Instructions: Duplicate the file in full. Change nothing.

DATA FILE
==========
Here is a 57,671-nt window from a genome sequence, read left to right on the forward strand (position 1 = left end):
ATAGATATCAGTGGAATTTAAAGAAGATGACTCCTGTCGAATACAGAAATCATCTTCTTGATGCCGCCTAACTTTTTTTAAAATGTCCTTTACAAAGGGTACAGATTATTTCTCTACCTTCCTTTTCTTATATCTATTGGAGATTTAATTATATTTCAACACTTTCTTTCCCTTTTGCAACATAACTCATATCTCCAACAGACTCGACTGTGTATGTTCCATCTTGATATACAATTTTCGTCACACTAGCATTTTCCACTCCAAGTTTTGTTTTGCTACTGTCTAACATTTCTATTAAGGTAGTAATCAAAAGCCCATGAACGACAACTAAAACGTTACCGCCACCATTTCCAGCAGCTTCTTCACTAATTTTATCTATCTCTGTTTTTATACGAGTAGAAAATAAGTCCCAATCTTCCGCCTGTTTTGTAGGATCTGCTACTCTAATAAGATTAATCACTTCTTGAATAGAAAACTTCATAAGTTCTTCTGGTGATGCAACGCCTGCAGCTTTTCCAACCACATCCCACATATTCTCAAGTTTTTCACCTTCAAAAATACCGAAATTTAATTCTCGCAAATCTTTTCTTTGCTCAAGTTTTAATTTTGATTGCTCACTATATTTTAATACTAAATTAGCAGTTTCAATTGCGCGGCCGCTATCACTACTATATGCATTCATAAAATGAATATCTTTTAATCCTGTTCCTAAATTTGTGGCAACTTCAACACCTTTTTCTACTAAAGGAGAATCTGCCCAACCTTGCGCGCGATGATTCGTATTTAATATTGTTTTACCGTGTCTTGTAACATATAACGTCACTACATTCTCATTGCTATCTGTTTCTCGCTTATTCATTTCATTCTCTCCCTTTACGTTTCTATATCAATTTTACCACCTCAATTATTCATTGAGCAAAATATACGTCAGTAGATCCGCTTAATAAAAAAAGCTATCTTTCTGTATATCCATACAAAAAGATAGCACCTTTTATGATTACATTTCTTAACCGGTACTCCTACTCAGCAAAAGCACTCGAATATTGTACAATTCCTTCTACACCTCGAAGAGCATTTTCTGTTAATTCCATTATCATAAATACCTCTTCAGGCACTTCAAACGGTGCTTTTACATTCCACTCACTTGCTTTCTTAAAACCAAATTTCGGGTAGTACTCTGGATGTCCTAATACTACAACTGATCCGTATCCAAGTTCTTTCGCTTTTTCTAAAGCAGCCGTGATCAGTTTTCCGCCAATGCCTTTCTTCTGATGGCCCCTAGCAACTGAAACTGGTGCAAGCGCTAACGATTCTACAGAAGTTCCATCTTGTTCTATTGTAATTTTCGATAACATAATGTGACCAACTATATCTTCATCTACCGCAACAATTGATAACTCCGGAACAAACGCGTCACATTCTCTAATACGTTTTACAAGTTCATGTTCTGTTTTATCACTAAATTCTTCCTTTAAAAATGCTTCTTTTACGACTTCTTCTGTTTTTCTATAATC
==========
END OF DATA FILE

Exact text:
Here is a 57,671-nt window from a genome sequence, read left to right on the forward strand (position 1 = left end):
ATAGATATCAGTGGAATTTAAAGAAGATGACTCCTGTCGAATACAGAAATCATCTTCTTGATGCCGCCTAACTTTTTTTAAAATGTCCTTTACAAAGGGTACAGATTATTTCTCTACCTTCCTTTTCTTATATCTATTGGAGATTTAATTATATTTCAACACTTTCTTTCCCTTTTGCAACATAACTCATATCTCCAACAGACTCGACTGTGTATGTTCCATCTTGATATACAATTTTCGTCACACTAGCATTTTCCACTCCAAGTTTTGTTTTGCTACTGTCTAACATTTCTATTAAGGTAGTAATCAAAAGCCCATGAACGACAACTAAAACGTTACCGCCACCATTTCCAGCAGCTTCTTCACTAATTTTATCTATCTCTGTTTTTATACGAGTAGAAAATAAGTCCCAATCTTCCGCCTGTTTTGTAGGATCTGCTACTCTAATAAGATTAATCACTTCTTGAATAGAAAACTTCATAAGTTCTTCTGGTGATGCAACGCCTGCAGCTTTTCCAACCACATCCCACATATTCTCAAGTTTTTCACCTTCAAAAATACCGAAATTTAATTCTCGCAAATCTTTTCTTTGCTCAAGTTTTAATTTTGATTGCTCACTATATTTTAATACTAAATTAGCAGTTTCAATTGCGCGGCCGCTATCACTACTATATGCATTCATAAAATGAATATCTTTTAATCCTGTTCCTAAATTTGTGGCAACTTCAACACCTTTTTCTACTAAAGGAGAATCTGCCCAACCTTGCGCGCGATGATTCGTATTTAATATTGTTTTACCGTGTCTTGTAACATATAACGTCACTACATTCTCATTGCTATCTGTTTCTCGCTTATTCATTTCATTCTCTCCCTTTACGTTTCTATATCAATTTTACCACCTCAATTATTCATTGAGCAAAATATACGTCAGTAGATCCGCTTAATAAAAAAAGCTATCTTTCTGTATATCCATACAAAAAGATAGCACCTTTTATGATTACATTTCTTAACCGGTACTCCTACTCAGCAAAAGCACTCGAATATTGTACAATTCCTTCTACACCTCGAAGAGCATTTTCTGTTAATTCCATTATCATAAATACCTCTTCAGGCACTTCAAACGGTGCTTTTACATTCCACTCACTTGCTTTCTTAAAACCAAATTTCGGGTAGTACTCTGGATGTCCTAATACTACAACTGATCCGTATCCAAGTTCTTTCGCTTTTTCTAAAGCAGCCGTGATCAGTTTTCCGCCAATGCCTTTCTTCTGATGGCCCCTAGCAACTGAAACTGGTGCAAGCGCTAACGATTCTACAGAAGTTCCATCTTGTTCTATTGTAATTTTCGATAACATAATGTGACCAACTATATCTTCATCTACCGCAACAATTGATAACTCCGGAACAAACGCGTCACATTCTCTAATACGTTTTACAAGTTCATGTTCTGTTTTATCACTAAATTCTTCCTTTAAAAATGCTTCTTTTACGACTTCTTCTGTTTTTCTATAATC